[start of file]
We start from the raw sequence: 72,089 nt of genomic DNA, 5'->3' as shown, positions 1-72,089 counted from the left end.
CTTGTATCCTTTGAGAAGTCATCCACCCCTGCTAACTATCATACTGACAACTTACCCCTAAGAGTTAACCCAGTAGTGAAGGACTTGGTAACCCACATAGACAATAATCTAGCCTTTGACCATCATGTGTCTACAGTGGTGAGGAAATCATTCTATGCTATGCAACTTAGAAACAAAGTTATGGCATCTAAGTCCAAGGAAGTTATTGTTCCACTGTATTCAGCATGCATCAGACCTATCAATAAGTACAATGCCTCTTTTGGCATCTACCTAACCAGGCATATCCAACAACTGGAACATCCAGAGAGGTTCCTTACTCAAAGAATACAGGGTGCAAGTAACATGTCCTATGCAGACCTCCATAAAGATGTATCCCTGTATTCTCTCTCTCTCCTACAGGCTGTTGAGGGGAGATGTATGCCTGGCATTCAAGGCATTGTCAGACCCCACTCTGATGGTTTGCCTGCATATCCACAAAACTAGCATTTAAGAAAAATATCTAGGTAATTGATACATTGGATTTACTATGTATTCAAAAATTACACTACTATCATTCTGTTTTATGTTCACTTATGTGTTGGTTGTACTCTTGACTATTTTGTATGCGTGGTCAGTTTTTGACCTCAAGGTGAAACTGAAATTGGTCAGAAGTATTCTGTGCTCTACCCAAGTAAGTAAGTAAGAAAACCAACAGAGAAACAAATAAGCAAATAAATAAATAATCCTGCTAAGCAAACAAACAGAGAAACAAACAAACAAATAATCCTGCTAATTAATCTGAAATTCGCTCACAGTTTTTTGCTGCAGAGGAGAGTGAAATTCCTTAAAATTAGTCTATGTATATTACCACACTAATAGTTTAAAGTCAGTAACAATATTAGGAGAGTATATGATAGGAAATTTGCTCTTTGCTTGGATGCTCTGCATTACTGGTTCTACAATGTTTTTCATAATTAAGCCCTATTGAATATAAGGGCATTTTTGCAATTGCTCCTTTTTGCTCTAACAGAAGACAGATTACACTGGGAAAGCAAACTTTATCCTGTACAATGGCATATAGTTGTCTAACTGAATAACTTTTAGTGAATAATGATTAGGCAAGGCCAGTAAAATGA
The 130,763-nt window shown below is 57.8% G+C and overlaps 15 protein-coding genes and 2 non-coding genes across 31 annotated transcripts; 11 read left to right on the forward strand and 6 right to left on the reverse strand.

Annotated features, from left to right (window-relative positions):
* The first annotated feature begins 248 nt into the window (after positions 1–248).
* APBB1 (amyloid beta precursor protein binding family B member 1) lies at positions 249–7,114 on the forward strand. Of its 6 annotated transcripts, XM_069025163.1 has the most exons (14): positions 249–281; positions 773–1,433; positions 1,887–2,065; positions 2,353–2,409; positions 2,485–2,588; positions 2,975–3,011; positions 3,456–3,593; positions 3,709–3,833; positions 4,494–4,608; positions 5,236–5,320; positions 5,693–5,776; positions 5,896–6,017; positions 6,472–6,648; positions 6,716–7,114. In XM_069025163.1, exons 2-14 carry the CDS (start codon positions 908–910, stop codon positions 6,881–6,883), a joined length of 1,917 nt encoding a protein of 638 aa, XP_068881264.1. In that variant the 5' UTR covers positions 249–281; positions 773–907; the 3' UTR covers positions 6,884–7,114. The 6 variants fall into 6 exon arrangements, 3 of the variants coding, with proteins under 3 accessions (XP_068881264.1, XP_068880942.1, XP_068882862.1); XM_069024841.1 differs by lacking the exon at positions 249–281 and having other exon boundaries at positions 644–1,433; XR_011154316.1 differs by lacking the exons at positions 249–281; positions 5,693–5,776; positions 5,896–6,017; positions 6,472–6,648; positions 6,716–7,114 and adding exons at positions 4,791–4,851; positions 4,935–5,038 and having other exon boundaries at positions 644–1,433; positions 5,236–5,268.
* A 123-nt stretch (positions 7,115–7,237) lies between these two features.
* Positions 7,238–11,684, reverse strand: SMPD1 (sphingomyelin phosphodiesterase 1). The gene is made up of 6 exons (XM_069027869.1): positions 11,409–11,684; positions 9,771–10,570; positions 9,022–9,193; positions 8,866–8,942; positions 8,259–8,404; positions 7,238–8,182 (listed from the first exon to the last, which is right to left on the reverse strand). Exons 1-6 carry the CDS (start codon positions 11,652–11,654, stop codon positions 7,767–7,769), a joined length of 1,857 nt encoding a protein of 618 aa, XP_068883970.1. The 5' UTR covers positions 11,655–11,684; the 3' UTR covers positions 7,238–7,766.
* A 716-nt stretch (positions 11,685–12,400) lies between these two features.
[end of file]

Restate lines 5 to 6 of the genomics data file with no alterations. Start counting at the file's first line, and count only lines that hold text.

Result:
* The first annotated feature begins 248 nt into the window (after positions 1–248).
* APBB1 (amyloid beta precursor protein binding family B member 1) lies at positions 249–7,114 on the forward strand. Of its 6 annotated transcripts, XM_069025163.1 has the most exons (14): positions 249–281; positions 773–1,433; positions 1,887–2,065; positions 2,353–2,409; positions 2,485–2,588; positions 2,975–3,011; positions 3,456–3,593; positions 3,709–3,833; positions 4,494–4,608; positions 5,236–5,320; positions 5,693–5,776; positions 5,896–6,017; positions 6,472–6,648; positions 6,716–7,114. In XM_069025163.1, exons 2-14 carry the CDS (start codon positions 908–910, stop codon positions 6,881–6,883), a joined length of 1,917 nt encoding a protein of 638 aa, XP_068881264.1. In that variant the 5' UTR covers positions 249–281; positions 773–907; the 3' UTR covers positions 6,884–7,114. The 6 variants fall into 6 exon arrangements, 3 of the variants coding, with proteins under 3 accessions (XP_068881264.1, XP_068880942.1, XP_068882862.1); XM_069024841.1 differs by lacking the exon at positions 249–281 and having other exon boundaries at positions 644–1,433; XR_011154316.1 differs by lacking the exons at positions 249–281; positions 5,693–5,776; positions 5,896–6,017; positions 6,472–6,648; positions 6,716–7,114 and adding exons at positions 4,791–4,851; positions 4,935–5,038 and having other exon boundaries at positions 644–1,433; positions 5,236–5,268.